During Carl’s investigation, the FBI stated that it would only accept part of the ransom money or the getaway parachute as evidence in order to re-open the case. Carl knew he had little chance of either - the money was long ago spent, and eventually taken out of circulation and destroyed, or stored in safe deposit box in Canada and eventually laundered through a bank in Quebec; the parachute was either destroyed or already in someone’s possession.
CARL AND THE COWBOY
Carl suspected that the intelligence community had recovered the parachute shortly after the skyjacking, but he decided to make the trip from his Florida home to Washington state anyway in 2012. He hoped to find either the parachute or - even better - the eyewitness Walt told him he had encountered minutes after the jump. They were both very long shots, but Carl had something the other investigators didn’t: the true location of Walt’s drop zone.
Walter had no idea where he had landed, but he described the route he was driven home by his friend Don after the hijacking, the cafe he walked to, and the “Cowboy” who provided directions to the cafe from Don’s home in Seattle. Without knowing his real name, Walt called him Cowboy because he was wearing cowboy attire and had his guitar next to him. Cowboy was a dump truck driver who had told Walt he felt sorry for not being able to give him a ride, due to the fact that his truck only had 1 seat in the cab. This information led Carl to the site of the former Teanaway Junction Cafe just outside Cle Elum, WA.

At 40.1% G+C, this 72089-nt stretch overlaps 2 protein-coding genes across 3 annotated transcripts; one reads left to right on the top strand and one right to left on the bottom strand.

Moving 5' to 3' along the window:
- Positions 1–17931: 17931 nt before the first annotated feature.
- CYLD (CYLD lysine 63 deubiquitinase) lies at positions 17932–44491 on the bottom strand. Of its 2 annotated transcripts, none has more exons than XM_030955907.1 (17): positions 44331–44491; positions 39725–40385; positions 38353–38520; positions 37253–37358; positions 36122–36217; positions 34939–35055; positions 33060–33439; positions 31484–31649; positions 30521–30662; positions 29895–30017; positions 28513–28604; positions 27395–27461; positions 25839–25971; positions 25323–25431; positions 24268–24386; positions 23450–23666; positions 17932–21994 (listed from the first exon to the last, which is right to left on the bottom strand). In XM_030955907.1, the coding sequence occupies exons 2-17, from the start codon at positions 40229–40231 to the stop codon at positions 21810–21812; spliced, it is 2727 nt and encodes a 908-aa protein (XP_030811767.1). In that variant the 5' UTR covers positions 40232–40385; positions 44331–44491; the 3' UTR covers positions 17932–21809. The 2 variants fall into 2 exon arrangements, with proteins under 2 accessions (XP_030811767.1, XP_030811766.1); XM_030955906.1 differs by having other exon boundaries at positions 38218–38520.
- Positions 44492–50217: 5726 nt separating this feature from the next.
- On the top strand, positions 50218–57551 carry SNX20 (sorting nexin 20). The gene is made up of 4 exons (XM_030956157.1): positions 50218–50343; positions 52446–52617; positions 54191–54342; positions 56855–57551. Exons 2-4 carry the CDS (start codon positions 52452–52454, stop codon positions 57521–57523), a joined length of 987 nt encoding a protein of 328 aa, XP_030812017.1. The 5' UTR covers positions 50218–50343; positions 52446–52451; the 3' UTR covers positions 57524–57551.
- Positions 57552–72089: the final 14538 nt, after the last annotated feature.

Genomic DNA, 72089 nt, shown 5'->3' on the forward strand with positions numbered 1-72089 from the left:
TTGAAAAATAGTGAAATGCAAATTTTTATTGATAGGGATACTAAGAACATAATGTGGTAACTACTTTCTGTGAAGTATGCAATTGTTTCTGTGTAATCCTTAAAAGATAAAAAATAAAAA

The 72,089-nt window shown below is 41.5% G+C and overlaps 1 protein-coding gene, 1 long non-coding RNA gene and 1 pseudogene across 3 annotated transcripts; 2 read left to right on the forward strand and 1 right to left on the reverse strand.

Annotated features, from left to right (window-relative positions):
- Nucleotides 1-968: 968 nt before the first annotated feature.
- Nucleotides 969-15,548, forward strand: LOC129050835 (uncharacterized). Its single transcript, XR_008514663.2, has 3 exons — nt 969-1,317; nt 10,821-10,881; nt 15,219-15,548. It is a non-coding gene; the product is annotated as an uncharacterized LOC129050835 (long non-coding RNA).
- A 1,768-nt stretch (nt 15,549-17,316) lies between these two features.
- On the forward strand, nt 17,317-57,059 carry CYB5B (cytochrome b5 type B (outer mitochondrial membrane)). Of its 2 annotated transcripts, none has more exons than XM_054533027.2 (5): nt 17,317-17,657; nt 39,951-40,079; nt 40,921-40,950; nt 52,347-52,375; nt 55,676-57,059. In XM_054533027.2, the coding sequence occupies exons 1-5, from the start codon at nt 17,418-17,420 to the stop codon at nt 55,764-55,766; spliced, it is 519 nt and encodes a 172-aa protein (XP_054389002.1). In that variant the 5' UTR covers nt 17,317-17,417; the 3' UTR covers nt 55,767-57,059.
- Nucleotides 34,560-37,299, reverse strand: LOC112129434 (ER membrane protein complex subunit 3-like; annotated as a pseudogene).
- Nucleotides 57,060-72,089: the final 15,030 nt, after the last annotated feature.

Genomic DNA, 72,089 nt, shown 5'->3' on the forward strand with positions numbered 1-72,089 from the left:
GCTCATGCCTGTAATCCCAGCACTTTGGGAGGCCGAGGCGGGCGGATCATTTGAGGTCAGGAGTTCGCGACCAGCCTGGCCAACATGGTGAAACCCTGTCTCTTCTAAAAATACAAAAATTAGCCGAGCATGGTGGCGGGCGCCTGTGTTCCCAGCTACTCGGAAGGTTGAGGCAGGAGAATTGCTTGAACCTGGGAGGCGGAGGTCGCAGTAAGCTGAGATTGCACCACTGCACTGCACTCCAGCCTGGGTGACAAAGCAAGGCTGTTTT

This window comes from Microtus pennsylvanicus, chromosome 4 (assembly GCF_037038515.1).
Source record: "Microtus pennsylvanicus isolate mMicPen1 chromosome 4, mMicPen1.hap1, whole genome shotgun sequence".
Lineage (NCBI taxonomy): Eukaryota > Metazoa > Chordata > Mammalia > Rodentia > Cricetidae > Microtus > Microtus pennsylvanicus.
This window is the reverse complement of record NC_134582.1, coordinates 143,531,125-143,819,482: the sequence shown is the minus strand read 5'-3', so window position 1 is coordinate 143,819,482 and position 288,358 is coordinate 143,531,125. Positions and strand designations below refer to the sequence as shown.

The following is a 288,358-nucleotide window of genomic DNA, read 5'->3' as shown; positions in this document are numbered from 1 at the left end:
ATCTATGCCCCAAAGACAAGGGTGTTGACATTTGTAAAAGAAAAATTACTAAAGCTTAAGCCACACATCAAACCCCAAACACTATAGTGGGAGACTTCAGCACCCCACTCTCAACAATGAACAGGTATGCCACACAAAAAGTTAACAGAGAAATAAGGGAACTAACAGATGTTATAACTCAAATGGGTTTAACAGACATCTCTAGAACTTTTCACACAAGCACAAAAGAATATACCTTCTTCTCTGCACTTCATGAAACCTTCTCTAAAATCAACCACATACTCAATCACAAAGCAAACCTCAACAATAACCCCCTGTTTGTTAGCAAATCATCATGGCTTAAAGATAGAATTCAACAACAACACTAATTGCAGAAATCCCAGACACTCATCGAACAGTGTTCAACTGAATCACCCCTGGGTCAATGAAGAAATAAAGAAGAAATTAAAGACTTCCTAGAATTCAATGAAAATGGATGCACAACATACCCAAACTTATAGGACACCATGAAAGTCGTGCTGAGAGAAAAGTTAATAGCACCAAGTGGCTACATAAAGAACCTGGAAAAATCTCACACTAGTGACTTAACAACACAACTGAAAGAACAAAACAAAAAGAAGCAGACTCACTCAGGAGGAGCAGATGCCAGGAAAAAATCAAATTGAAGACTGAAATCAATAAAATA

Carl was unsuccessful at finding the parachute, but hit gold with when he searched for Cowboy.His first stop in Cle Elum was a towing company and gas station owned by a man named Wayne Willette. After Carl described a country singer who drove a dump truck, Wayne agreed to check around with the older residents in the area. Carl returned to Florida and received a call from Wayne a couple of days later. Wayne explained that a former police officer from nearby Roslyn, Jeff Osiadacz, was a well known musician in the area and had been working as a dump truck driver by night many years ago. Carl had found Cowboy, and he was still alive and performing!
In the documentary, viewers hear Jeff explain how he recalled the strange encounter over forty years earlier: a man who had just come in from the elements as “red as a beet” with his overcoat wrapped around something carried under his arm, no idea where he was, and asking for directions from Seattle. Jeff matched Walter’s description of Cowboy, and Walter matched Jeff’s description of him.